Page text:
Is my assumption correct? Why does this happen? Another example-specific behavior that doesnt represent the actual behavior of Java's logical operators?

As always, thanks for any help and clarification in advance.


As requested in the comments, I tried to switch the calls around and include some kind of a warm up phase, but still not much of a change:

Normal operator: 1801
Bitwise operator: 2433
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Try reversing the order of the tests, or running them alternately. Generally, I would expect the one you run first to appear slower. –  Patricia Shanahan Jun 14 '14 at 21:59
how-do-i-write-a-correct-micro-benchmark-in-java -> Rule 1: Always include a warmup phase –  Pshemo Jun 14 '14 at 21:59
@PatriciaShanahan Already tried that, originally I had the bitwise one as the second one and then switched, no difference –  1337 Jun 14 '14 at 22:00
I strongly suspect that the cost of random.nextBoolean() avoided half the time with && and || is high enough to exceed the benefit of the bitwise operators avoiding those branches. If you stored the random booleans into variables first I'd tend to expect different results. –  Louis Wasserman Jun 14 '14 at 22:42
@louiswasserman 's comment is of course the correct answer. You should make it an answer so it can be voted up! –  Ernest Friedman-Hill Jun 14 '14 at 23:37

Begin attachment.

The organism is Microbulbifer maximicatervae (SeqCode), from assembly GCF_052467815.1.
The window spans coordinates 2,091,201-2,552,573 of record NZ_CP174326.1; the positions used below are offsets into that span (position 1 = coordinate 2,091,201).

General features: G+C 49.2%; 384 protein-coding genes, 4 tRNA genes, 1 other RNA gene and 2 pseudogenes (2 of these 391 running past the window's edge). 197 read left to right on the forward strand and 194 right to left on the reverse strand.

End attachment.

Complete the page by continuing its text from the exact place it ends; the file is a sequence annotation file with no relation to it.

1 Answer 1

up vote 1 down vote accepted

Louis Wasserman's comment is the correct diagnosis. The number of calls to the random number generator strongly affects the performance, so short-circuiting is important. I modified the program to count the numbers of calls using a couple of methods like this:

private static boolean normalCountedRandom() {
  return rng.nextBoolean();

I also did multiple measurements in each run to eliminate any issue of start-up effects. A typical output was:

Bitwise operator: 1985
Normal operator: 1560
Bitwise operator: 1967
Normal operator: 1547
Bitwise operator: 2046
Normal operator: 1557
Bitwise operator: 2009
Normal operator: 1553
Bitwise Random calls: 800006428
Normal Random calls: 600030931

The 4:3 ratio is as expected. Each if does one compulsory call. If using a short circuit operator, only half of those will result in a second call, for an expected 1.5 calls per if, compared to 2 per if without the short-circuit. This ratio is similar to the performance ratio, assuming the calls account for most, but not all, of the time.

The short-circuit behavior is documented in the JLS. Technically, when applied to boolean operands, & and | are Boolean Logical Operators. The "normal" operators are Conditional-And and Conditional-Or Operators.

It is generally better to avoid having the number of iterations depend on a Random result, although in this case, with enough iterations, the variance between runs is small.